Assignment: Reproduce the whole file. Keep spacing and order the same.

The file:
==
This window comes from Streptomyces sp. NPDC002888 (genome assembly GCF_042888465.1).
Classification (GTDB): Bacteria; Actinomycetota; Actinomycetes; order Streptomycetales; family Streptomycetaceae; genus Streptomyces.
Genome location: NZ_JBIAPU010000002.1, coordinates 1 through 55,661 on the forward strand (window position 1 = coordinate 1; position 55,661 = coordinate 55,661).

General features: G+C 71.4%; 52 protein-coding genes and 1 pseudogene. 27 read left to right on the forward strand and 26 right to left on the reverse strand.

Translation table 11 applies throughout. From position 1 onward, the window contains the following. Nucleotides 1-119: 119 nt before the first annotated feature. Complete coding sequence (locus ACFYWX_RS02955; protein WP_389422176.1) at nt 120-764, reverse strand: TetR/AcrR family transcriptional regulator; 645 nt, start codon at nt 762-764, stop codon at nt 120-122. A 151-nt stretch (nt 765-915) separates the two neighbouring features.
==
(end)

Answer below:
This window comes from Streptomyces sp. NPDC002888 (genome assembly GCF_042888465.1).
Classification (GTDB): Bacteria; Actinomycetota; Actinomycetes; order Streptomycetales; family Streptomycetaceae; genus Streptomyces.
Genome location: NZ_JBIAPU010000002.1, coordinates 1 through 55,661 on the forward strand (window position 1 = coordinate 1; position 55,661 = coordinate 55,661).

General features: G+C 71.4%; 52 protein-coding genes and 1 pseudogene. 27 read left to right on the forward strand and 26 right to left on the reverse strand.

Translation table 11 applies throughout. From position 1 onward, the window contains the following. Nucleotides 1-119: 119 nt before the first annotated feature. Complete coding sequence (locus ACFYWX_RS02955; protein WP_389422176.1) at nt 120-764, reverse strand: TetR/AcrR family transcriptional regulator; 645 nt, start codon at nt 762-764, stop codon at nt 120-122. A 151-nt stretch (nt 765-915) separates the two neighbouring features.